Case Study: Cordova Park Observation Tower is a Winner!

0546-Cordova ParkThe view from the top of the Cordova Park Observation Tower is impressive but to the engineering community the complex steel and FRP structure is pretty impressive itself! The Consulting Engineers Council of Iowa has just awarded this newly designed structure a 1st place (Grand Conceptor Award) in their 1999 Engineering Excellence Awards Competition.

An old stand-pipe tower for water storage, abandoned for over 15 years, was a neglected part of the beautiful Cordova Park at Red Rock Lake near Des Moines, Iowa. By designing spiral stairs to climb to the top, it was transformed into an observation tower that resembles a lighthouse - with a marvelous view of Red Rock Lake and the Des Moines River Valley. It is now the tallest public observation tower in the Midwest (you can see downtown Des Moines 35 miles away!)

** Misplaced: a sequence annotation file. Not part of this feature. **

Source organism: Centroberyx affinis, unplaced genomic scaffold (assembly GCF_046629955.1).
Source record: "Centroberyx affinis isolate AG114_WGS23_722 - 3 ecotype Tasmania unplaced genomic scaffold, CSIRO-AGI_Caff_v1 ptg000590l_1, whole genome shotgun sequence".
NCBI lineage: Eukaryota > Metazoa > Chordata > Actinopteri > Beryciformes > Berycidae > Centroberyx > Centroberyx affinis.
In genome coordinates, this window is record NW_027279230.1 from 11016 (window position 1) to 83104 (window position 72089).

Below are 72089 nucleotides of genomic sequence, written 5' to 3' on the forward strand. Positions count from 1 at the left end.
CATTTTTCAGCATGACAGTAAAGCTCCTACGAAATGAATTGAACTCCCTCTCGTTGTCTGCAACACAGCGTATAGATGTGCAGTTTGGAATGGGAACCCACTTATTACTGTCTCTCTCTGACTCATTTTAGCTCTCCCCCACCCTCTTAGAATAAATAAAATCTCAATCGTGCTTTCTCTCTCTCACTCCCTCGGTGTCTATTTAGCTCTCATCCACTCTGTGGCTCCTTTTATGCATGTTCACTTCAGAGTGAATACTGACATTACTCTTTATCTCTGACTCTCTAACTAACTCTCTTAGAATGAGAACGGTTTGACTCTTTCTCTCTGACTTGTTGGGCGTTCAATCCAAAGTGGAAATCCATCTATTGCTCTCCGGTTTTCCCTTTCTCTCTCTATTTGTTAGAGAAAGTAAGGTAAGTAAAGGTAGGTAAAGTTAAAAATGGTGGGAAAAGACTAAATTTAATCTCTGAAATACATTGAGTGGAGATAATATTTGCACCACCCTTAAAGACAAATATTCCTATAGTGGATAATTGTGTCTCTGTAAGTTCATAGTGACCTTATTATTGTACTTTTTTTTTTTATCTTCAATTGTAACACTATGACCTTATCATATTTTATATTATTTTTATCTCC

Product: Spiral Stairs and Landings
Process: Pultrusion, Fiberglass Fabrication
Materials: EXTREN® Series 525 fiberglass reinforced polyester, fire retardant
Fabrications made from EXTREN® structural shapes:

  • Fiberglass Stair Treads
  • Landing Structures
  • Stringers
  • Handrail and Cage System
  • Platform and Roof
For: Cordova Park, Des Moines, Iowa

Michael Vander Wert, P.E. with Calhoun-Burns and Assoc., West Des Moines, IA knew that he wanted the stairs to be fabricated from fiberglass. He and Dan Witcher, P.E., Strongwell's Chief Structural Engineer, worked together for over eight months to combine the FRP design with Calhoun- Burn's steel design for a complete design of the tower. A system of FRP spiral stairs and landings was designed to circle the stand-pipe tower with a lighthouse effect. Dan Witcher designed the composite stair treads, landing structures, stringers, handrail and cage system plus the platform, cage and roof on the top.

The FRP design from Strongwell was less expensive than either steel or aluminum alternatives. A feasibility study had shown that significantly more structural work to strengthen the tower shell would have been required with either steel or aluminum.

Due to the complexity of the fabrication, only bridge contractors bid on the construction. FRP from Strongwell was specified.

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